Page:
Oklahoma Cotton Council, OACD to partner on Stewardship Week
As part of their continuing commitment to help farmers, ranchers and other landowners protect and conserve our natural resources, the Oklahoma Association of Conservation Districts and The Oklahoma Cotton Council, April 13, announced that they will partner in celebrating Stewardship Week in Oklahoma, April 26 through May 3.
"Stewardship Week is a time when we recognize the hard work agriculture producers and other landowners do to conserve our soil, water, air, wildlife habitats and other natural resources," Trey Lam, president of OACD, said. "It's important that we let folks know what we do to protect the environment as part of our farming and ranching operations. It's also important that we educate our fellow ag producers and other citizens on the importance of the stewardship ethic and the need to care for our environment. We are glad to have the Oklahoma Cotton Council working with us to do this."
Stewardship Week is one of the world's largest conservation-related observances. Since 1955, the National Association of Conservation Districts and OACD have sponsored the national Stewardship Week program. During this week, local conservation districts will work with media outlets, communities, faith based groups and local schools to promote the concept of stewardship. This concept involves personal and social responsibility, including a duty to learn about and improve natural resources as we use them wisely, leaving a rich legacy for future generations.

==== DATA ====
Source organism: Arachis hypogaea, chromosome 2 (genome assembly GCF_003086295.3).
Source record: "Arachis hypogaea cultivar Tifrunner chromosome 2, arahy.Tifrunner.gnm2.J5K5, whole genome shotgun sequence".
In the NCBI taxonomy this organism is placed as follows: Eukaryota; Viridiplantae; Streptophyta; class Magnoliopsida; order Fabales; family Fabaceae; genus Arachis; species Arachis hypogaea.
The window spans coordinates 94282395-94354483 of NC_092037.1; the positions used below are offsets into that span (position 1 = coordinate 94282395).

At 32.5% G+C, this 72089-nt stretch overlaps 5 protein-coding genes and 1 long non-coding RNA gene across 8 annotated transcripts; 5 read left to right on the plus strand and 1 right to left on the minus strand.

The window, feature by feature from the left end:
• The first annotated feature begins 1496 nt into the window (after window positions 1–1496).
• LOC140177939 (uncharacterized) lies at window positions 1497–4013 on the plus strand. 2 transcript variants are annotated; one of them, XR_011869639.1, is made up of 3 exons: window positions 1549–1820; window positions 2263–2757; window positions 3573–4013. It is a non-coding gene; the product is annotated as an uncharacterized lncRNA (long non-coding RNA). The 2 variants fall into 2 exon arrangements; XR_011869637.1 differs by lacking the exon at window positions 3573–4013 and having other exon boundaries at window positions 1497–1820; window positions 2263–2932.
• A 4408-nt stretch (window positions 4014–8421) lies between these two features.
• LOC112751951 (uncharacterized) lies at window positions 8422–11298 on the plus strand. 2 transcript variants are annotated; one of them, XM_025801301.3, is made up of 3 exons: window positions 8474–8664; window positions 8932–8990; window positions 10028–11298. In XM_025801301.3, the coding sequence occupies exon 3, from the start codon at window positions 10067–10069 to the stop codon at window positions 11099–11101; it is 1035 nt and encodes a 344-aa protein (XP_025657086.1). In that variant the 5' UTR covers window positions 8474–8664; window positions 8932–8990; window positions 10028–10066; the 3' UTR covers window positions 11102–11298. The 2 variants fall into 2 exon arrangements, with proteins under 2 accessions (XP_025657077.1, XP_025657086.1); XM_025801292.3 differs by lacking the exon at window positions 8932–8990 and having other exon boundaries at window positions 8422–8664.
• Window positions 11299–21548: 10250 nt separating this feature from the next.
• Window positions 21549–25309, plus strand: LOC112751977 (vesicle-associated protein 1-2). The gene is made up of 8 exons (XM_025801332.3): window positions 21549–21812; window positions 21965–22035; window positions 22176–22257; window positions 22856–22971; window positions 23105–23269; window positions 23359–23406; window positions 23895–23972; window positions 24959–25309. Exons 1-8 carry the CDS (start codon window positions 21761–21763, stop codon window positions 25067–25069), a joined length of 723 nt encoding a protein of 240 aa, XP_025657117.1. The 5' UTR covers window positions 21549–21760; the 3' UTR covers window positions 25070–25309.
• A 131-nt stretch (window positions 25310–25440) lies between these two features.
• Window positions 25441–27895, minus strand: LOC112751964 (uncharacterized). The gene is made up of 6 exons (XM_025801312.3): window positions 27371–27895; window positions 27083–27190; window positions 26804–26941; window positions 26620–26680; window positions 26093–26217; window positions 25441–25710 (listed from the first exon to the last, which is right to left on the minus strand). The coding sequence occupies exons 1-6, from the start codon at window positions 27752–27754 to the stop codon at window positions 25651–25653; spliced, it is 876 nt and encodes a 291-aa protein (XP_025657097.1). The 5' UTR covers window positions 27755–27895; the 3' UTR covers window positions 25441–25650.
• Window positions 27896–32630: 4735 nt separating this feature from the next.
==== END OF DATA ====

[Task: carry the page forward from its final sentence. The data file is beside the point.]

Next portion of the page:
"The Oklahoma Cotton Council is excited to be able to partner with the OACD to emphasize Stewardship Week here in Oklahoma," Harvey Schroeder, executive director of the Oklahoma Cotton Council, said. "The Native American proverb points us in the right direction when it says 'We do not inherit the earth from our ancestors; we borrow it from our children.' The responsibility for stewardship rests squarely on our shoulders."
"This is a great partnership, The Oklahoma Cotton Council and OACD," Clay Pope, executive director of OACD, said. "By working together, we can help ensure that all Oklahomans, both rural and urban, know the importance of protecting and conserving our natural resources. Farmers and ranchers were the first environmentalists and are the primary stewards of our natural resources, but we must stay vigilant and address the problems of today while avoiding the mistakes of the past. Agriculture producers work hard to conserve our soil, water, air, and wildlife habitats, but we still have more to do. We appreciate the help of the Cotton Council in telling the story of agriculture and helping us promote stewardship statewide."
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